Elizabeth’s Black-And-White Thinking Gets Covered In Red On ‘The Americans’

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A review of tonight’s The Americans coming up just as soon as we subpoena the shoes…

“Just draw the dark parts. Don’t draw the light parts.” –Erica

The spy game is not one that invites much healthy self-examination. Philip was constantly questioning the nature of the things he had to do for Mother Russia, and the reasons for doing them, and it eventually left him unable to function. Elizabeth has never had the innate need to question herself or her orders, so while she’s exhausted at this point in the series (Elizabeth smoking in a baggy sweater outside the house is among the least glamorous depictions of tobacco use in the history of filmed entertainment), she still has no doubts about what she’s doing and why.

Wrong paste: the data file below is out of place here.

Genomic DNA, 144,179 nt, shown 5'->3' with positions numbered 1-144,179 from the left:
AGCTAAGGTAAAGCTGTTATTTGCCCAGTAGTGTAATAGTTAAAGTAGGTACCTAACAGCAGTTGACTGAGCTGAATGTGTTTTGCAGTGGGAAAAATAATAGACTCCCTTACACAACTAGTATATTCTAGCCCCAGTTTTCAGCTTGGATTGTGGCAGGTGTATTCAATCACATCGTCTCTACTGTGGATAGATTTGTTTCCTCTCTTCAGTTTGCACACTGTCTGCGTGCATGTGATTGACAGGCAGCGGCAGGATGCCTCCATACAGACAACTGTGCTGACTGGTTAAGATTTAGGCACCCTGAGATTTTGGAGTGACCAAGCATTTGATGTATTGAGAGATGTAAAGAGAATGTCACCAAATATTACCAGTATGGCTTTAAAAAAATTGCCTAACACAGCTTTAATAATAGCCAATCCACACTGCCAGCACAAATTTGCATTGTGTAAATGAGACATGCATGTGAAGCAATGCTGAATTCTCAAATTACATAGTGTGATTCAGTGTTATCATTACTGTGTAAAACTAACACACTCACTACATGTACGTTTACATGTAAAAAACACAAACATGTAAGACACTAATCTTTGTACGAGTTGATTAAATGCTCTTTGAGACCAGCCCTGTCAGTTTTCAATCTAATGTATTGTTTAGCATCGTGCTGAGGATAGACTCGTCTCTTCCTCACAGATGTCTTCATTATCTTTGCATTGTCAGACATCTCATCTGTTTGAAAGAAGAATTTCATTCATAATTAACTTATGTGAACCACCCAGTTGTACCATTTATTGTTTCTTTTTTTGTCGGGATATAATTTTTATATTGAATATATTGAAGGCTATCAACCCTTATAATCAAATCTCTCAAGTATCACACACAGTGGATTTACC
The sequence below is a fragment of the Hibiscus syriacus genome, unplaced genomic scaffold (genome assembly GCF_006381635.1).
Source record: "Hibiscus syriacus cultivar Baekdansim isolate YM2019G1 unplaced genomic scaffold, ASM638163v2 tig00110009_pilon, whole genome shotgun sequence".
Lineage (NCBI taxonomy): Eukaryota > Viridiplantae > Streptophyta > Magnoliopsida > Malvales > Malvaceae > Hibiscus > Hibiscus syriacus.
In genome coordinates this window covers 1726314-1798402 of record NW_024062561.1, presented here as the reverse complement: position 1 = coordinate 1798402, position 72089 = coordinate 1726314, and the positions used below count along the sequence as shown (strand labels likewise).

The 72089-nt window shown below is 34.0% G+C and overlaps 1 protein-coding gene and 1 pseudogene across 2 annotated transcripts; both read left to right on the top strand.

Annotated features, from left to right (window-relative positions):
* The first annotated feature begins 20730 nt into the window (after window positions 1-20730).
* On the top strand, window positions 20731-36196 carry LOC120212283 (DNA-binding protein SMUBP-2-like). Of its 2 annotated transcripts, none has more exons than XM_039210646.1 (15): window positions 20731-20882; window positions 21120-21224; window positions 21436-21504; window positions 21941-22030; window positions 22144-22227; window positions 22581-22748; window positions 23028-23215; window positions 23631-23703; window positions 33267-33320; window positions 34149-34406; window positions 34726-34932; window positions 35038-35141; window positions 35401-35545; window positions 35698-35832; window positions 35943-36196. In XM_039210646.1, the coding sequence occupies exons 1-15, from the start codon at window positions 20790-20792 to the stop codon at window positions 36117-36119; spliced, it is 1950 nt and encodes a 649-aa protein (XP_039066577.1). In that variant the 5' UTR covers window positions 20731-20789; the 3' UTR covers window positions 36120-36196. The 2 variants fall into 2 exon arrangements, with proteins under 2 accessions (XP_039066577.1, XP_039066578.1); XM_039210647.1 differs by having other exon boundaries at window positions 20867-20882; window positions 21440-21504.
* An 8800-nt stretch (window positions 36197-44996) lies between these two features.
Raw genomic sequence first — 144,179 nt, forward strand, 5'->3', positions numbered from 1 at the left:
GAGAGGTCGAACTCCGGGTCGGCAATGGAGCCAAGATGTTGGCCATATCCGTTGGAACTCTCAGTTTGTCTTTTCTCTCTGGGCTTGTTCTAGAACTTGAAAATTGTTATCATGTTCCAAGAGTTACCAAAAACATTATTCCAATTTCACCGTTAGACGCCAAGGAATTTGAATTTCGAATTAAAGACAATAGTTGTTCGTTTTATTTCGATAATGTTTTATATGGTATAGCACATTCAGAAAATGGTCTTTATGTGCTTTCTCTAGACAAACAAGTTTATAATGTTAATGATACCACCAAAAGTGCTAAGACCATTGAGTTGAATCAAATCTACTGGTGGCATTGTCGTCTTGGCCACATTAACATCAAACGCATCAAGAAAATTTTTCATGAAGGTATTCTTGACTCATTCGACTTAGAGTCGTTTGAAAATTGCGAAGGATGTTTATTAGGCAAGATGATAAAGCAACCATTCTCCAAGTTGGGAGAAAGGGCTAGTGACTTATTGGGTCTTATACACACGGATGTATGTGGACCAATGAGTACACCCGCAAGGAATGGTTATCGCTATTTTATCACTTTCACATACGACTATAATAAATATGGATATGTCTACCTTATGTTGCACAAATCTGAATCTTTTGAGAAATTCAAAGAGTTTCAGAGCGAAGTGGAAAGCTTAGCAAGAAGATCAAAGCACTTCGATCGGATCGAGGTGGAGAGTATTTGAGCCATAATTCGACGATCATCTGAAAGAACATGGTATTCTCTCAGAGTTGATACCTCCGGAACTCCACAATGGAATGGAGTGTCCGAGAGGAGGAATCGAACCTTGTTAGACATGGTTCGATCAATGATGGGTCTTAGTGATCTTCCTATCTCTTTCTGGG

This allows her to keep doing the job that her husband couldn’t, but it also means she has blind spots about both herself and her cause that he doesn’t, even if he’s reluctant to do anything about Oleg’s request for him to spy on Elizabeth. She has never been able to recognize how unhealthy this life is for Paige, and even while she’s working an operation so dangerous and delicate that she’s required to carry a suicide pill on her at all times, she still is thinking about way for her daughter to continue in espionage without her, telling Claudia to finish what they started in the event the worst happens. And when Paige starts questioning her mother about the many terrible specifics of what she does — which Elizabeth fends off with blanket denials that have absolutely zero potential to blow up in her face if Paige learns the truth about honeypots, right? — Elizabeth tries to explain that the world is complicated, and that black-and-white thinking gets you nowhere.